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Libraries' staff are available to provide instruction either in-person or virtually, on library resources and services, online research databases, the research process and subject-specific collections and research skills. Instruction is delivered by a diverse team of librarians who teach in a multitude of spaces, employ a variety of pedagogical approaches, and reach a wide range of student populations. Depending on your course goals, instruction can take place in several modalities.
In-Person Instruction - We can meet with your students during your class time either in a teaching space in the Libraries or in your classroom.
Online Instruction - We can meet with your students during your class time via Zoom or Blackboard Collaborate Ultra.
Asynchronous Online Instruction - Libraries staff have created a variety of online tutorials and learning objects that can be added to your course. Faculty and course instructors may also consult with librarians to design instruction sessions and/or materials that best support course goals. Contact your subject librarians to discuss your needs.
General Library Research Workshops - We offer a series of workshops throughout the year for students, faculty and staff. Faculty and course instructors can assign attendance at one or more workshops as an extra-credit activity. See the Libraries event calendar for details.
Instruction and Information Literacy
The Special Collections Research Center offers in-person and virtual instruction sessions. With three or more weeks’ notice, SCRC staff can prepare an engaging instruction session with a limited number of items. Use our Special Collections and Archive materials as part of your teaching. Faculty are also encouraged to develop undergraduate and graduate courses around the divers and unique holdings. The Lemke Seminar Room on the 6th floor of Bird Library is available for faculty members who wish to present collection materials that relate to a particular class lecture. Or instruction sessions can be scheduled in the Belfer Audio Archive and Preservation Laboratory if incorporating sound recordings, sound playback equipment and other materials from the collection of the history of recorded sound.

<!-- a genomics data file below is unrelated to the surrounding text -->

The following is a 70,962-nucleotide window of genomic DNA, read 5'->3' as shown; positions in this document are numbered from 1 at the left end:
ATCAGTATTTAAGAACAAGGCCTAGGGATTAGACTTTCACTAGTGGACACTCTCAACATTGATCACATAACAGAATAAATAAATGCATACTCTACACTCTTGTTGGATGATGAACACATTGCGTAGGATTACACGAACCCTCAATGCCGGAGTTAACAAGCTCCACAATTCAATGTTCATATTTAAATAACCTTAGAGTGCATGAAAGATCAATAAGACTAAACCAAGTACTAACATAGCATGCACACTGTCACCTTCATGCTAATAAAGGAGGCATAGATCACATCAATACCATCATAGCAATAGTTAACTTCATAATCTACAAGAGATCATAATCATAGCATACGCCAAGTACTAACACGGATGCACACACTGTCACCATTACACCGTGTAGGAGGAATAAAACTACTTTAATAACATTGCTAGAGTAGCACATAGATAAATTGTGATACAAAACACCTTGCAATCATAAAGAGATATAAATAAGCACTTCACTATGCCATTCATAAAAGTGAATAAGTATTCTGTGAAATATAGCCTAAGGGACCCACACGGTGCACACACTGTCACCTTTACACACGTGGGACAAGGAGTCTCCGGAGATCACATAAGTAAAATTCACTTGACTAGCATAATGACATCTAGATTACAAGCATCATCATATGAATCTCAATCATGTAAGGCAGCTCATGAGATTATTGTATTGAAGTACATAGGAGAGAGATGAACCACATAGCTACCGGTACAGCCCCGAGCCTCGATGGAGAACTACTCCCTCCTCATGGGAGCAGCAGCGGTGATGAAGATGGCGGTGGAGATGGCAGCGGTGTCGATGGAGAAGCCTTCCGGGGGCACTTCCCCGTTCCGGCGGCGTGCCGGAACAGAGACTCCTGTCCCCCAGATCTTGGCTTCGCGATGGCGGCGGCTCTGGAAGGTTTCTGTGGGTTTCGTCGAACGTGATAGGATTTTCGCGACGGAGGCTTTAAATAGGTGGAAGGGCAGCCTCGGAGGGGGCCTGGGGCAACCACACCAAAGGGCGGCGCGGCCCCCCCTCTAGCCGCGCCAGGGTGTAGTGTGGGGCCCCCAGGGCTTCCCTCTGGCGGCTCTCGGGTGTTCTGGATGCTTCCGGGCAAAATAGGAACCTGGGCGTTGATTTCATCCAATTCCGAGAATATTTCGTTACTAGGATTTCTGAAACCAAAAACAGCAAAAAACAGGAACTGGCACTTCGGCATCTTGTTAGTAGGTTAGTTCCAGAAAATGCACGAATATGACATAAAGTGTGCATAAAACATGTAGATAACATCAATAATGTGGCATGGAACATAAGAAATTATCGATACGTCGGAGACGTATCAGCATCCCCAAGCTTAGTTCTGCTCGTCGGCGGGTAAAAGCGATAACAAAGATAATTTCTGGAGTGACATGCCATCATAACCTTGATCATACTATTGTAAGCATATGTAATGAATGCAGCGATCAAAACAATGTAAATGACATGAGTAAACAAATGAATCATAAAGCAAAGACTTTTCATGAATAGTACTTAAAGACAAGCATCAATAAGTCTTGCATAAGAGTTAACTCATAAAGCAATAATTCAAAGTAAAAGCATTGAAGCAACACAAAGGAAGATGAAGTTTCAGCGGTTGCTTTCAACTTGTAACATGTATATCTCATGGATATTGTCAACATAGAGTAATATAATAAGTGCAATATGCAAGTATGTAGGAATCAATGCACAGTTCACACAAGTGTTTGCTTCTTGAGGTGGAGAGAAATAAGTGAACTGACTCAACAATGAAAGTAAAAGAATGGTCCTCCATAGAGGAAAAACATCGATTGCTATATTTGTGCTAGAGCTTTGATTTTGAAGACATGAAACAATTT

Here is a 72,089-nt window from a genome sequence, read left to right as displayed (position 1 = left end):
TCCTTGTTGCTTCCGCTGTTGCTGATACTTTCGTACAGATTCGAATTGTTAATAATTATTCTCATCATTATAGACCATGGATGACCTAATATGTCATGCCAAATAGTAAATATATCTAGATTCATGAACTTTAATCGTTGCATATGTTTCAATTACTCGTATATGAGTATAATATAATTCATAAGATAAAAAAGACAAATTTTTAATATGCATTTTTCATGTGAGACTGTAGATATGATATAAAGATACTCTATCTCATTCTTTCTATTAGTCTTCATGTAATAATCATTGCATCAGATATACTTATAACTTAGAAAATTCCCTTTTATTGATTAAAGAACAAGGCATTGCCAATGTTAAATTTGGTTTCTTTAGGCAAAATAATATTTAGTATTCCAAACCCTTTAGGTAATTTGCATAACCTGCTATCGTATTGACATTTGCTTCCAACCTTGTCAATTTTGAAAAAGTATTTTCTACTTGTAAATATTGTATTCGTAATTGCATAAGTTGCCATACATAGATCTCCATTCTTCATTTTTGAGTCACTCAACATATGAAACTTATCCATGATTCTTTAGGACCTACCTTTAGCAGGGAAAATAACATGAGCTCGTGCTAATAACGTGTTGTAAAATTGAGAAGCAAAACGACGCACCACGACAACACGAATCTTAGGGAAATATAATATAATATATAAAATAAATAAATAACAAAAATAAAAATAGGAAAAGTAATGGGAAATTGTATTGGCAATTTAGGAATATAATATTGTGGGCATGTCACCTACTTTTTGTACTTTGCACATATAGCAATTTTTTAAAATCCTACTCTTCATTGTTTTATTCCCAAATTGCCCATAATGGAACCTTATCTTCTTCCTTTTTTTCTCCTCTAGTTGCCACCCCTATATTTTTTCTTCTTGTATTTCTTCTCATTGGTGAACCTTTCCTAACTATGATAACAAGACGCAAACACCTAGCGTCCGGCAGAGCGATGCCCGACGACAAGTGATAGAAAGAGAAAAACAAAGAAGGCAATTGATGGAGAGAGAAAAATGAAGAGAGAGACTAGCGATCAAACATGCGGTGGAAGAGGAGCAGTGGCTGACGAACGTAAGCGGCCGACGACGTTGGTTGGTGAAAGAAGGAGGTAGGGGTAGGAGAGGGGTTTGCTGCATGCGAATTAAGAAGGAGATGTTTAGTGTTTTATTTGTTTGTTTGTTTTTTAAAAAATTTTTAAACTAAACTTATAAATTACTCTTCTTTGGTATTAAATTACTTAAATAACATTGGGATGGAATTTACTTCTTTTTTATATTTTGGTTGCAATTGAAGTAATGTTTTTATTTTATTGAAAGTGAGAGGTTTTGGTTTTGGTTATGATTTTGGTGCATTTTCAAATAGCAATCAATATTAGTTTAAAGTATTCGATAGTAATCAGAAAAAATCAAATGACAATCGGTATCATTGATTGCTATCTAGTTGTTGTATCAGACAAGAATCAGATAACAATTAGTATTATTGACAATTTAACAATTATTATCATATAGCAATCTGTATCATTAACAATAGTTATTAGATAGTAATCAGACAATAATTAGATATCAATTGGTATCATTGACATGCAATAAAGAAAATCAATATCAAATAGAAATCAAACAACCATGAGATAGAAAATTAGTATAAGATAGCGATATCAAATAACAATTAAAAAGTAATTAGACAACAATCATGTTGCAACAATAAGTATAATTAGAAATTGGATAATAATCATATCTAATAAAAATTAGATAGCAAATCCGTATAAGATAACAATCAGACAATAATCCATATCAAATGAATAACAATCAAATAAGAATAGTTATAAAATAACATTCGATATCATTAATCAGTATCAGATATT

Our Information Literacy Programis designed to assist all Syracuse University students in developing the skills to think critically with and about information. We deliver quality educational opportunities to advance the University's teaching and learning. We support students and faculty in developing skills to succeed in an increasingly complex information society through information discovery, understanding how information is produced and valued, and using information to create new knowledge and participate in communities of learning.*
The Libraries offer a variety of programming to support learning, including in-person and online classes, events, library tours, information fairs and research workshops. We partner with academic departments in a variety of ways, including integration with first-year courses (such as WRT 105/205 and First Year Seminar), collaboration with Syracuse University Project Advance classes, faculty collaborations with the Special Collections Research Center and introductory and upper-division discipline-specific instruction by subject librarians.
The Libraries also deliver information literacy instruction through reference consultations at service desks and by appointment, research support for study groups, roving reference, and learning objects such as research guides and online tutorials.
*Association of College and Research Libraries, Framework for Information Literacy for Higher Education, 2015.